Christmas Spider Amanda Solly

Christmas Spider

Austracantha minax

Did You Know?

  • Unlike many orb-weaving spiders, you can find it in the web during the day
  • Can be found anywhere on the web which it does not destroy at dawn as some other Araneid species do
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The Christmas Spider is known by several other names, most commonly Jewel Spider but also as Six Spined Spider or Spiny Spider.

Females have bright yellow and white patterns with a ring of black spines. Melanic females have the same shape but may be completely black. Males have smaller spines and have a yellow, brown, white and black pattern. Six spines protrude from the sides and bottom end of the abdomen.


Females are larger at 7 mm, males are 4 mm.



Opportunistic, insects.


Females sit in the middle of the web. Males can often be found in the vegetation around the perimeter of the web. Often in aggregations in which many webs are supporting each other.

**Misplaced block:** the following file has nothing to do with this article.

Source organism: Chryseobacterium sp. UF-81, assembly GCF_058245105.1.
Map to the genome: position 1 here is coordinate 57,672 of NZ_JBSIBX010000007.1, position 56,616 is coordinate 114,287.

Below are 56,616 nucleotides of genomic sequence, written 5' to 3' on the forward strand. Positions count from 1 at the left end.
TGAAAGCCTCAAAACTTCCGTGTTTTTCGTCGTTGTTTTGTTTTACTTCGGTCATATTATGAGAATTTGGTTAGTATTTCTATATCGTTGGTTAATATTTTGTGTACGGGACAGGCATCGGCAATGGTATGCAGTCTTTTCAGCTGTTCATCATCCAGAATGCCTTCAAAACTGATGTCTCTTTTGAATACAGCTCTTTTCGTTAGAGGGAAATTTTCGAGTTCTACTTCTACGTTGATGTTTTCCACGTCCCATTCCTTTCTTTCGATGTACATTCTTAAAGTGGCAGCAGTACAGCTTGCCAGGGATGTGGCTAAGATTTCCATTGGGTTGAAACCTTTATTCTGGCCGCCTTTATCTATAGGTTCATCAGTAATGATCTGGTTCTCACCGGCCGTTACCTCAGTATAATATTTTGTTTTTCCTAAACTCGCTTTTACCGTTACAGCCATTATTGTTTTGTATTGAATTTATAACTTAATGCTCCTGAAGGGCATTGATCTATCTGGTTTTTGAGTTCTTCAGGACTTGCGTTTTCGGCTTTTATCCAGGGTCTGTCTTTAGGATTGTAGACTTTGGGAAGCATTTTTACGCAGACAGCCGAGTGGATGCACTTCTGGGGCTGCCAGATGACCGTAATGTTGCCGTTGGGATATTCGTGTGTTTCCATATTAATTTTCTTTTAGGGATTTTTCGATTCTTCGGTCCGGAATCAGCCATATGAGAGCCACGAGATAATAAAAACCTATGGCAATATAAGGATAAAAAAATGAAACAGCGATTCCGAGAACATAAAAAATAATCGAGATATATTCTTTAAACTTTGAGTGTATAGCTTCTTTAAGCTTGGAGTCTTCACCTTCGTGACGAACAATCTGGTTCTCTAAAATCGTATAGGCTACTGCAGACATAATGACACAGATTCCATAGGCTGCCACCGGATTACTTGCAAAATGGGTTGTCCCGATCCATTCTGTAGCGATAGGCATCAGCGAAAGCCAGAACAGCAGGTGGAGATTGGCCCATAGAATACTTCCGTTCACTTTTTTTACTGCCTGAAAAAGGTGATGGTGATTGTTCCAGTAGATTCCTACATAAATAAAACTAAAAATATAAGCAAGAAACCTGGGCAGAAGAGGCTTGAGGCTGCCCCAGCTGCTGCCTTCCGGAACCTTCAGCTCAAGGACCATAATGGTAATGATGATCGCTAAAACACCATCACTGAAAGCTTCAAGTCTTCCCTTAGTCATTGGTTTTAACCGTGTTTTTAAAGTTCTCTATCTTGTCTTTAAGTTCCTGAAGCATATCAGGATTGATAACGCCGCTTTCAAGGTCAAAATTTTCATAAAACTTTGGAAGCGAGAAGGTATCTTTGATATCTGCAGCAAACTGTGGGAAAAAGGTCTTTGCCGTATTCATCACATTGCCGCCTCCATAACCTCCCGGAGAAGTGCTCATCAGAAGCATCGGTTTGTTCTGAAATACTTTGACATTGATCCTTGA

Eggs sacs are red-brown, and can be a variety of shapes. They are usually attached to a twig near the web.

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What to Observe

  • How many Females

  • Number of Males on the web

  • Egg sacs in web

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When and Where

When To Look

November to February; can sometimes be seen from November to May.

Where To Look

  • Look around dry eucalypt forest
  • Check around the web of the females to find males waiting for a chance of copulation
  • Its web is usually not far from the ground, often being attached to shrubs or fences
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What Else?

Similar Species

The Spiny-backed Spider (Gasteracantha sacerdotalis or Thelacanta brevispina) is a very similar species with a white pattern on darker surface of the abdomen.